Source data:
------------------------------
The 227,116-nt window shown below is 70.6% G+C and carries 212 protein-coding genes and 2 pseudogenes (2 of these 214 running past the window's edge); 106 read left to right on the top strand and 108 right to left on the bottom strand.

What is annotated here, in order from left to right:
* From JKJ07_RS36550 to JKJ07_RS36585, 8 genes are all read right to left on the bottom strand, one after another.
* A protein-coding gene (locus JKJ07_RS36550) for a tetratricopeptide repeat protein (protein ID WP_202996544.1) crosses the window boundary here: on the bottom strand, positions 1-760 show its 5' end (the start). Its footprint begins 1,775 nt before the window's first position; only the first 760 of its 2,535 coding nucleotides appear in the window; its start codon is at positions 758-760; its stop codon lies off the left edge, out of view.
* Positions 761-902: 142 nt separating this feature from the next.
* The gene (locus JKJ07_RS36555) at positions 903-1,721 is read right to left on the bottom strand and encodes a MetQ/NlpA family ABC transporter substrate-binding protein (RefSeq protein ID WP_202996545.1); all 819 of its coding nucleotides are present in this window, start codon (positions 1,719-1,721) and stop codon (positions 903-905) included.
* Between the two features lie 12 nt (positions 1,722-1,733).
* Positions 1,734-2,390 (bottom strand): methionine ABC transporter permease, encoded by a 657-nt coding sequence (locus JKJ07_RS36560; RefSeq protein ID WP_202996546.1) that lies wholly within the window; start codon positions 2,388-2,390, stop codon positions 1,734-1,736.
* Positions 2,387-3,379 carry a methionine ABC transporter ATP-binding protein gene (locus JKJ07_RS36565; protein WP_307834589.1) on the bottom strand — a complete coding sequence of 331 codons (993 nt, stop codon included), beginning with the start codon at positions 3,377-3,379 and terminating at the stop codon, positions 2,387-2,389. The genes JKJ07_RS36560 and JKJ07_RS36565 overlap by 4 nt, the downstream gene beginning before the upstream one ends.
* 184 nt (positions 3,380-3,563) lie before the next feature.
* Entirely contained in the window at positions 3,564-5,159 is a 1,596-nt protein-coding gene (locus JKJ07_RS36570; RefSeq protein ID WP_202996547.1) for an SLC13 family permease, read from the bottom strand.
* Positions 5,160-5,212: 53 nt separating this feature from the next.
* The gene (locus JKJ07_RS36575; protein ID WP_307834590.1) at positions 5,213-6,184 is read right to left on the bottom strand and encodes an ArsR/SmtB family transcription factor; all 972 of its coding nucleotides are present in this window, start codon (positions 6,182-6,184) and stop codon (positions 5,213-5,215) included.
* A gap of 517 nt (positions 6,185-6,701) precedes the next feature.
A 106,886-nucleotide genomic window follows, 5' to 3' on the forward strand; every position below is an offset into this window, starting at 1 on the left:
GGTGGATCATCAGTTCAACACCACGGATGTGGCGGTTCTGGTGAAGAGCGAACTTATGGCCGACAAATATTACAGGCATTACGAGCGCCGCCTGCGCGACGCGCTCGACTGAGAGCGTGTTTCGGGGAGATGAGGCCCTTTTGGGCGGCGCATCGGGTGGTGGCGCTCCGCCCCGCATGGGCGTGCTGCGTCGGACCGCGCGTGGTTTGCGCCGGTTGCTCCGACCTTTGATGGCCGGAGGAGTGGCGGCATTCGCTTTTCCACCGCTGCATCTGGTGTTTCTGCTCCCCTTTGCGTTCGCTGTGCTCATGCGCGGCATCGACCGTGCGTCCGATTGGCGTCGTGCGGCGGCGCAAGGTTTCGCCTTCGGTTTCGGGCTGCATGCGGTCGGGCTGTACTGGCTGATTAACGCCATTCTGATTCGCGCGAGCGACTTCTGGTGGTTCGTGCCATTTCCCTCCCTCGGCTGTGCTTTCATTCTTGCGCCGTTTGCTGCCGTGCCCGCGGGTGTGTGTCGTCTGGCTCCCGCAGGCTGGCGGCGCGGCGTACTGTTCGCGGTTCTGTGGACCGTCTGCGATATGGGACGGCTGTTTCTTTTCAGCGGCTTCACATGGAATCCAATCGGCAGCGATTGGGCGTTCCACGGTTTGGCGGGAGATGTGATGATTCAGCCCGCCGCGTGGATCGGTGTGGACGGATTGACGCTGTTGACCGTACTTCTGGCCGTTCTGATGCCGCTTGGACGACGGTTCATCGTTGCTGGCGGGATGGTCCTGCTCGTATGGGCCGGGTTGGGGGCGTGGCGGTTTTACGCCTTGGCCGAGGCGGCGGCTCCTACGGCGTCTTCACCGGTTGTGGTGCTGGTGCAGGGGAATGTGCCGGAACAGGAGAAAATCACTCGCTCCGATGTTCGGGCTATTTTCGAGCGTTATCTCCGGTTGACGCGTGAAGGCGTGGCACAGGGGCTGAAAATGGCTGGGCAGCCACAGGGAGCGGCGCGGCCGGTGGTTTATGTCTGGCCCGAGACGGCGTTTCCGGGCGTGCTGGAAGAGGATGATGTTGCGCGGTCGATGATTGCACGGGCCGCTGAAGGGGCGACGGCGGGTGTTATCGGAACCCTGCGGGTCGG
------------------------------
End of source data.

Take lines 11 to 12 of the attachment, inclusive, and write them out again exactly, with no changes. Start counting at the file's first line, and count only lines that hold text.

* Entirely contained in the window at positions 3,564-5,159 is a 1,596-nt protein-coding gene (locus JKJ07_RS36570; RefSeq protein ID WP_202996547.1) for an SLC13 family permease, read from the bottom strand.
* Positions 5,160-5,212: 53 nt separating this feature from the next.